Wednesday, May 04, 2011

The Royal Body

Call for Papers
Centre for the Study of Bodies and Material Culture,
Royal Holloway, University of London
2-5 April 2012

‘For the King has in him two bodies … a Body natural and a Body politic.’

The idea of the king’s two bodies, the body natural and the body politic, founded on the distinction between the personal and mortal king and the perpetual and corporate crown, has long been of interest to scholars of medieval and early modern kingship. In later centuries the natural body of the monarch remained a contested site, with the life, health, sexuality, fertility and death of the king or queen continuing to be an important part of politics. Now royal sex and scandal is the very stuff that sells newspapers, and royal christening, weddings and funerals continue to capture the popular imagination. Indeed the ‘royal touch’ of Aids victims or sick children remains a potent image. So what is the significance of the natural body of the monarch to their subjects now and the importance of it for the concept, and survival, of monarchy?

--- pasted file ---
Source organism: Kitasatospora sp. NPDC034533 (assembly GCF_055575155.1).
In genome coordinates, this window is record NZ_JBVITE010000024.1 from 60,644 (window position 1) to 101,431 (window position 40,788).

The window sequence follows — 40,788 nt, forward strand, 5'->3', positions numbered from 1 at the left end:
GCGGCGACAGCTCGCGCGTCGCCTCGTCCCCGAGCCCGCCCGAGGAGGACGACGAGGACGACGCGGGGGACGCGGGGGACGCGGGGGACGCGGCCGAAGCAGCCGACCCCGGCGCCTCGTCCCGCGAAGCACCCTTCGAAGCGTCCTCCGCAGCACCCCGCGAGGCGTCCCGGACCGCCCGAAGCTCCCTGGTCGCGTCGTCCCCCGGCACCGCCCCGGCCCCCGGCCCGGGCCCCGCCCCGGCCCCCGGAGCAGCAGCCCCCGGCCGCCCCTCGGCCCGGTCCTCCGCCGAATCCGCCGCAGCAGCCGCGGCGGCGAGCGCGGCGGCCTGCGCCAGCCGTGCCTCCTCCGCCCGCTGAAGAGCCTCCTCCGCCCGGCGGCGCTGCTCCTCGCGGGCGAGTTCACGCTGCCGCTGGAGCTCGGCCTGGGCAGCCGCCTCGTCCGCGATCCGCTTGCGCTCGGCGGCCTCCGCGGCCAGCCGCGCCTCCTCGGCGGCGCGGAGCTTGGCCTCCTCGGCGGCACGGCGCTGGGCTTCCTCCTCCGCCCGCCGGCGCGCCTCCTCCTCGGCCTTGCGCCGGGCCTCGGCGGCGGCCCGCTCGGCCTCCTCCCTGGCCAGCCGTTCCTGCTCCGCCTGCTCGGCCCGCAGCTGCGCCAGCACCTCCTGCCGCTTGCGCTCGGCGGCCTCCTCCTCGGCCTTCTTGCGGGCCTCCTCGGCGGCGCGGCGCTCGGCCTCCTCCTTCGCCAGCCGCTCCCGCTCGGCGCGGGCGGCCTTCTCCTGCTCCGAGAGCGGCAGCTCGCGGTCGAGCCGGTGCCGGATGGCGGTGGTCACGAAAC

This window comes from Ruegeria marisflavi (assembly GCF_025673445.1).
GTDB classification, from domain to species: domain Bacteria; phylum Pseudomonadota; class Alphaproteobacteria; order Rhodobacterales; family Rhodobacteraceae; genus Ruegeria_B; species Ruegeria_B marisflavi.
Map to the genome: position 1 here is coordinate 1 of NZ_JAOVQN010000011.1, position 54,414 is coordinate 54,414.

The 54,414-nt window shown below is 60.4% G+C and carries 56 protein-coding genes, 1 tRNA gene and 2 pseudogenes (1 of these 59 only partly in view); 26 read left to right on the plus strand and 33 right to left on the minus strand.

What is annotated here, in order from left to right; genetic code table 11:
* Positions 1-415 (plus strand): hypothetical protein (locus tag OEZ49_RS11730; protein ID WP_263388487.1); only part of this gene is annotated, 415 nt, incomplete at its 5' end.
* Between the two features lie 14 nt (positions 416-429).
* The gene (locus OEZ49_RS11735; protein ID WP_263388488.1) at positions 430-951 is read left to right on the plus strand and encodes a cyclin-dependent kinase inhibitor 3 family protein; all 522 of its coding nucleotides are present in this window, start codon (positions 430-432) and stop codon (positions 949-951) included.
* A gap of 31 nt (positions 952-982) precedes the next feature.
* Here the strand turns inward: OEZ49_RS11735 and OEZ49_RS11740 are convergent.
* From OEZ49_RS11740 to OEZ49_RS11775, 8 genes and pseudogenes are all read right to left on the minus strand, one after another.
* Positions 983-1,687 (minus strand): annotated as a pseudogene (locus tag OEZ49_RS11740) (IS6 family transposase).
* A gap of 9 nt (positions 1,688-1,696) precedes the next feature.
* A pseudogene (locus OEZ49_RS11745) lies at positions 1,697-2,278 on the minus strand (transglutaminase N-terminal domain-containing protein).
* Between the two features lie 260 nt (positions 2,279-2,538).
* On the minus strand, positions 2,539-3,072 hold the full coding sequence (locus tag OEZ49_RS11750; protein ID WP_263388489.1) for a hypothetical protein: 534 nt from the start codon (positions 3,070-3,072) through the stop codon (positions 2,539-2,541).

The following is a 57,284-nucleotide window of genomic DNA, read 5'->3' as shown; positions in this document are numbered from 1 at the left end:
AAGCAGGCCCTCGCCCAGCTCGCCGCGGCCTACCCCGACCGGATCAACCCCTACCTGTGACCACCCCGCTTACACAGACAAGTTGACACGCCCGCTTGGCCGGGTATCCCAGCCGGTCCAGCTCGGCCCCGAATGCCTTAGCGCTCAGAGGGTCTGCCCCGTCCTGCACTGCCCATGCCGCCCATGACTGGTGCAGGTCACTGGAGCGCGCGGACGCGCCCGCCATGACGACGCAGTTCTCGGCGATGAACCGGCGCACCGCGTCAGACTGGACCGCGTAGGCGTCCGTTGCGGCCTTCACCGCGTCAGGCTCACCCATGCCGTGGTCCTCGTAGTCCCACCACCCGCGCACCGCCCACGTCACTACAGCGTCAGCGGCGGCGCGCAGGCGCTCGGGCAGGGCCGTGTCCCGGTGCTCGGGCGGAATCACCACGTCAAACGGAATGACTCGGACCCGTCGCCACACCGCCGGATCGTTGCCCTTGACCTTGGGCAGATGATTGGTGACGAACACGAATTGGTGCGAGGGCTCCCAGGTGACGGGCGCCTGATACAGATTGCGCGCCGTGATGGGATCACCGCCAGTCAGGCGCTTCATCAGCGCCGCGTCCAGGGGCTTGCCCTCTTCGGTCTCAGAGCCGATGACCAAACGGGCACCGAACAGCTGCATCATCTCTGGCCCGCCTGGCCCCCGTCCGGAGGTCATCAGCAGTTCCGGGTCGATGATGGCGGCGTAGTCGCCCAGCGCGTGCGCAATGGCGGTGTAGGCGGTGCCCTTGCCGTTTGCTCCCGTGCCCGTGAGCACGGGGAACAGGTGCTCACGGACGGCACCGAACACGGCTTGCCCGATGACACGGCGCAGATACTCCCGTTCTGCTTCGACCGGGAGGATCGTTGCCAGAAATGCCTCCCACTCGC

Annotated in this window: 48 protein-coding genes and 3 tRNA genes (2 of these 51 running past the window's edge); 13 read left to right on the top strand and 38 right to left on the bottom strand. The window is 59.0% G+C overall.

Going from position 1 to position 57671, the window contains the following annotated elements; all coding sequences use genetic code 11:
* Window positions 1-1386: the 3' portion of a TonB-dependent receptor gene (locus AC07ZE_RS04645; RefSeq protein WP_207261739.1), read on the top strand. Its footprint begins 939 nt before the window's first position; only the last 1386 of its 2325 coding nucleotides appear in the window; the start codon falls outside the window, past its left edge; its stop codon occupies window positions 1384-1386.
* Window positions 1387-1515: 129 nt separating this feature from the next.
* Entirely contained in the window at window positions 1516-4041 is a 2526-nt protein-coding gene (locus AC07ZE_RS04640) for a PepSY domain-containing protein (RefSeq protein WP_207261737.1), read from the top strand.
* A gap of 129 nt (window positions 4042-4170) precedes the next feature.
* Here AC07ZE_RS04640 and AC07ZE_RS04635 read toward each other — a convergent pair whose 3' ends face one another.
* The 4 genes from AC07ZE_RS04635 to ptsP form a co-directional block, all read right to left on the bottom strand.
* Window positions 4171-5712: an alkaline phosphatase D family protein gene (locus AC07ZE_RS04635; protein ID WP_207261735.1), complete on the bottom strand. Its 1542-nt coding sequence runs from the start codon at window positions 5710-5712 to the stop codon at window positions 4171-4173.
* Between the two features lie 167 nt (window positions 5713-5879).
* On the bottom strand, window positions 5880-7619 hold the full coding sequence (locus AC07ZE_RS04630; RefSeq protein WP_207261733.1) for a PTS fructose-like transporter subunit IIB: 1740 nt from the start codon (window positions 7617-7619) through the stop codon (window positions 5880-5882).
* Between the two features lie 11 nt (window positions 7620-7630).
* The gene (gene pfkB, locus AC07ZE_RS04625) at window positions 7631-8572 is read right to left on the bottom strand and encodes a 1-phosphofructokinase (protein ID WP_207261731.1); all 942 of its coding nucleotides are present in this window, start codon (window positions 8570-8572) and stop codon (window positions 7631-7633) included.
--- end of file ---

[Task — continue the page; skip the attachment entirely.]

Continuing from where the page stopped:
This conference will explore the bodies of monarchs across Europe ranging from the medieval period to the present. By considering how the monarch's body has been washed, dressed, used, anointed, hidden, attacked and put on display, it will investigate how ideas of king/queenship have developed over time.

Abstracts of 300 words, for papers of approximately 20 minutes, should be submitted by 15 September 2011 to Dr Anna Whitelock, Department of History, RHUL,

The conference will take place at Royal Holloway, Egham, Surrey, on 2-5 April 2012.

Topics might include:

• Body service – dining, dressing, washing
• Rituals and ceremony
• Bodyservants and bodyguards
• Royal sleep –dreams and nightmares
• Assassination attempts
• Age, health and pregnancy
• Deformity and disability
• Royal births and deaths
• Regicide
• Royal touch
• Divine bodies
• Christenings, coronations, weddings and funerals
• Sexuality
• Fertility, chastity, virility
• Royal doctors
• Effigies and monuments
• Royal Dress
• Sex and Scandal
• Historiography
• Iconography and representation
• Drama and literature
• Political theory


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